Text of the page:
I don’t know about you, but I struggled with guilt and forgiveness in my life for many years; years that reached back into my childhood, through my teen years, and finally into my young adult years (at which point the Lord broke in and began to do a mighty work to teach me what his forgiveness and his person are all about).
Today I just picked up a book from Powell’s City of Books in Portland, Oregon entitled: The Christian Experience Of Forgiveness by H.R. Macintosh (Thomas F. Torrance’s teacher at the University of Edinburgh). Macintosh is very much so a theologian of the modern period, and his sensibilities are situated within a pietist (albeit, Reformed) framework; of the sort that you might find in a trajectory provided for by Schleiermacher. And yet, Macintosh, while focusing on the ‘modern’ mode of theology as grounded in human experience, moves beyond that as he seeks to ground what that experience looks like from the giver of all experiences, from God.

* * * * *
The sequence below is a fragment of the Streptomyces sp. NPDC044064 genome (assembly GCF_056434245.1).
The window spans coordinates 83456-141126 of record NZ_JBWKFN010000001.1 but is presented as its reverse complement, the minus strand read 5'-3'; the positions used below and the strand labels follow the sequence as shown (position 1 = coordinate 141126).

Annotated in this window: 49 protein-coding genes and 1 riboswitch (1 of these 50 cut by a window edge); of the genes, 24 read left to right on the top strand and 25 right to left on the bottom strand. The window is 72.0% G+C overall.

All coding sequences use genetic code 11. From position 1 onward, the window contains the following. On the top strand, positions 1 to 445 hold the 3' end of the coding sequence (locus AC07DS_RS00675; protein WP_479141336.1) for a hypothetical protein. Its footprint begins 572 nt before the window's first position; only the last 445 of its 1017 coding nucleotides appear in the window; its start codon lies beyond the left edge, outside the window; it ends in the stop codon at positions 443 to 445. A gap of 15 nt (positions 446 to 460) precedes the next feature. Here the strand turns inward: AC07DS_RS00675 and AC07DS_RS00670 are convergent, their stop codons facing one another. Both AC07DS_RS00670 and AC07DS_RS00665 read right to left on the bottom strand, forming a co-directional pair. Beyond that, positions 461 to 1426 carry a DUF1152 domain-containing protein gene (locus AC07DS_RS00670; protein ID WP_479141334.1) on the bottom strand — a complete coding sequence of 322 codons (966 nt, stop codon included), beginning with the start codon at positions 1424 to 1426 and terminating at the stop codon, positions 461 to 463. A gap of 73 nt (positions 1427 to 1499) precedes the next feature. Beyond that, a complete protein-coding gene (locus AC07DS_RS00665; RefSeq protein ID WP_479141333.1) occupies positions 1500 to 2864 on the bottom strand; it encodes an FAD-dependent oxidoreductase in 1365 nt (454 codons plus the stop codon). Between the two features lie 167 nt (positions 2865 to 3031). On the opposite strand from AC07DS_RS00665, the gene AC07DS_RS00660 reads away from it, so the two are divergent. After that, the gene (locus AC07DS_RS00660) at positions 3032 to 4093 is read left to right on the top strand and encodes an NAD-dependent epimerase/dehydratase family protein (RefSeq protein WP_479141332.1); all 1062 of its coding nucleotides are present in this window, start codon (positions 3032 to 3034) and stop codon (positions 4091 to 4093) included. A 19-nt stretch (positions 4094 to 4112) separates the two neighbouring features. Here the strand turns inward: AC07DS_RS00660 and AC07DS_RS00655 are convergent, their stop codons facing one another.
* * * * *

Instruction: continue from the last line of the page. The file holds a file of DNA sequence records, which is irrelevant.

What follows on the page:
As I have been reading through Macintosh’s volume I have come across quite a few exemplary things worthy of quotation and reflection, but since this is a blog post I will have to reduce that to one (quote). I found Macintosh’s insight on forgiveness, in the section that I am going to quote, to be very encouraging and edifying (which is why I want to share it). So often it seems that in the Christian sub-culture ‘forgiveness’ as a category is so taken for granted nowadays that it seems to have lost its necessary force (necessary because we are all in such need of it). I think that part of the problem (i.e. lack of focus on forgiveness) is that we have domesticated the concepts of sin and forgiveness so much, or we have psychologized everything away so much, that forgiveness’ significance is either lost on us, or we don’t even really understand our deep need of it in concrete ways. I am afraid if anything, that if we even think about forgiveness we do so in a cliché Christianese sort of way, such that, again, the concept itself has lost its real and transformative force that it ought to have as we live our lives coram Deo before God and before others (and before ourselves). Hopefully what Macintosh has to say about forgiveness will help to re-ignite how important forgiveness is (if its importance has been lost on you) for each and every one of us and as a result we will just magnify him as the only one who can truly forgive us as our heavenly Father. H.R. Macintosh writes: